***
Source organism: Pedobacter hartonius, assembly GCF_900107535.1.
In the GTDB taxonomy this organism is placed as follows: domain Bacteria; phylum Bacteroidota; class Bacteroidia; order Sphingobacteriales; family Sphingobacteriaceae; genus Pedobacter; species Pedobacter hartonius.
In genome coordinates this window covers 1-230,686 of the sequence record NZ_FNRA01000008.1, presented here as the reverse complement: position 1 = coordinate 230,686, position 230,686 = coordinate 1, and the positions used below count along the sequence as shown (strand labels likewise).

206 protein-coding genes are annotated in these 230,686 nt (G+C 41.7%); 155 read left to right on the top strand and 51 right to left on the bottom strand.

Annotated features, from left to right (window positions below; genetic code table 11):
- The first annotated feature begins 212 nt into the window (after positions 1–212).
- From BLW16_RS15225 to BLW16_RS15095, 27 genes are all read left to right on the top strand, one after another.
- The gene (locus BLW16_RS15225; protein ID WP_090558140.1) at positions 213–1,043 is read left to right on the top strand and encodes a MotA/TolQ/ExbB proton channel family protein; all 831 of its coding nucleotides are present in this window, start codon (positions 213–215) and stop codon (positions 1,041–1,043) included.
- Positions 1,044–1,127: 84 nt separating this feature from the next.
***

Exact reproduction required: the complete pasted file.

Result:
Source organism: Pedobacter hartonius, assembly GCF_900107535.1.
In the GTDB taxonomy this organism is placed as follows: domain Bacteria; phylum Bacteroidota; class Bacteroidia; order Sphingobacteriales; family Sphingobacteriaceae; genus Pedobacter; species Pedobacter hartonius.
In genome coordinates this window covers 1-230,686 of the sequence record NZ_FNRA01000008.1, presented here as the reverse complement: position 1 = coordinate 230,686, position 230,686 = coordinate 1, and the positions used below count along the sequence as shown (strand labels likewise).

206 protein-coding genes are annotated in these 230,686 nt (G+C 41.7%); 155 read left to right on the top strand and 51 right to left on the bottom strand.

Annotated features, from left to right (window positions below; genetic code table 11):
- The first annotated feature begins 212 nt into the window (after positions 1–212).
- From BLW16_RS15225 to BLW16_RS15095, 27 genes are all read left to right on the top strand, one after another.
- The gene (locus BLW16_RS15225; protein ID WP_090558140.1) at positions 213–1,043 is read left to right on the top strand and encodes a MotA/TolQ/ExbB proton channel family protein; all 831 of its coding nucleotides are present in this window, start codon (positions 213–215) and stop codon (positions 1,041–1,043) included.
- Positions 1,044–1,127: 84 nt separating this feature from the next.